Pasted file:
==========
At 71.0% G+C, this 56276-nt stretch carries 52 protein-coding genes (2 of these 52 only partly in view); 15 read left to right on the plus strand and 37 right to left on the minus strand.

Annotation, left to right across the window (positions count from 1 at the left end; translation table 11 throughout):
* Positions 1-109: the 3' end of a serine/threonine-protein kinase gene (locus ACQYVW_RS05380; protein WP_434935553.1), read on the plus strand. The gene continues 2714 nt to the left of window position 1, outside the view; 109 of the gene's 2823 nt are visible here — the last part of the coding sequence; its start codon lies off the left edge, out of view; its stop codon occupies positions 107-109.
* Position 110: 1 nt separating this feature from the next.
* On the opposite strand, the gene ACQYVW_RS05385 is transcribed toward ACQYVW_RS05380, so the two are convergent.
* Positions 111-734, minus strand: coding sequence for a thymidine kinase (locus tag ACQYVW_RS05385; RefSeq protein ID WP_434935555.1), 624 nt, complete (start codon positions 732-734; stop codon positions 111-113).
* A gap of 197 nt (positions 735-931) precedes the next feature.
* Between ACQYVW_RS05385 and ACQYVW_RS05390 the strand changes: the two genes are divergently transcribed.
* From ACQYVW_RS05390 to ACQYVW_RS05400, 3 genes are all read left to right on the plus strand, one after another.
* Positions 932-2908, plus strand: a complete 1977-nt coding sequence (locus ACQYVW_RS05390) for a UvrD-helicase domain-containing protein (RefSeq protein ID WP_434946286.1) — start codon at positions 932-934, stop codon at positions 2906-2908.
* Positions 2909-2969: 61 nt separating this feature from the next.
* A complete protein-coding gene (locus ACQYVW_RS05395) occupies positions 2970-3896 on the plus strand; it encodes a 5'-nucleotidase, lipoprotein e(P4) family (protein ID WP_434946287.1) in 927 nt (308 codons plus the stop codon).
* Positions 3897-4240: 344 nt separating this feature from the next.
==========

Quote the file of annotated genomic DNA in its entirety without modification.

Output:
At 71.0% G+C, this 56276-nt stretch carries 52 protein-coding genes (2 of these 52 only partly in view); 15 read left to right on the plus strand and 37 right to left on the minus strand.

Annotation, left to right across the window (positions count from 1 at the left end; translation table 11 throughout):
* Positions 1-109: the 3' end of a serine/threonine-protein kinase gene (locus ACQYVW_RS05380; protein WP_434935553.1), read on the plus strand. The gene continues 2714 nt to the left of window position 1, outside the view; 109 of the gene's 2823 nt are visible here — the last part of the coding sequence; its start codon lies off the left edge, out of view; its stop codon occupies positions 107-109.
* Position 110: 1 nt separating this feature from the next.
* On the opposite strand, the gene ACQYVW_RS05385 is transcribed toward ACQYVW_RS05380, so the two are convergent.
* Positions 111-734, minus strand: coding sequence for a thymidine kinase (locus tag ACQYVW_RS05385; RefSeq protein ID WP_434935555.1), 624 nt, complete (start codon positions 732-734; stop codon positions 111-113).
* A gap of 197 nt (positions 735-931) precedes the next feature.
* Between ACQYVW_RS05385 and ACQYVW_RS05390 the strand changes: the two genes are divergently transcribed.
* From ACQYVW_RS05390 to ACQYVW_RS05400, 3 genes are all read left to right on the plus strand, one after another.
* Positions 932-2908, plus strand: a complete 1977-nt coding sequence (locus ACQYVW_RS05390) for a UvrD-helicase domain-containing protein (RefSeq protein ID WP_434946286.1) — start codon at positions 932-934, stop codon at positions 2906-2908.
* Positions 2909-2969: 61 nt separating this feature from the next.
* A complete protein-coding gene (locus ACQYVW_RS05395) occupies positions 2970-3896 on the plus strand; it encodes a 5'-nucleotidase, lipoprotein e(P4) family (protein ID WP_434946287.1) in 927 nt (308 codons plus the stop codon).
* Positions 3897-4240: 344 nt separating this feature from the next.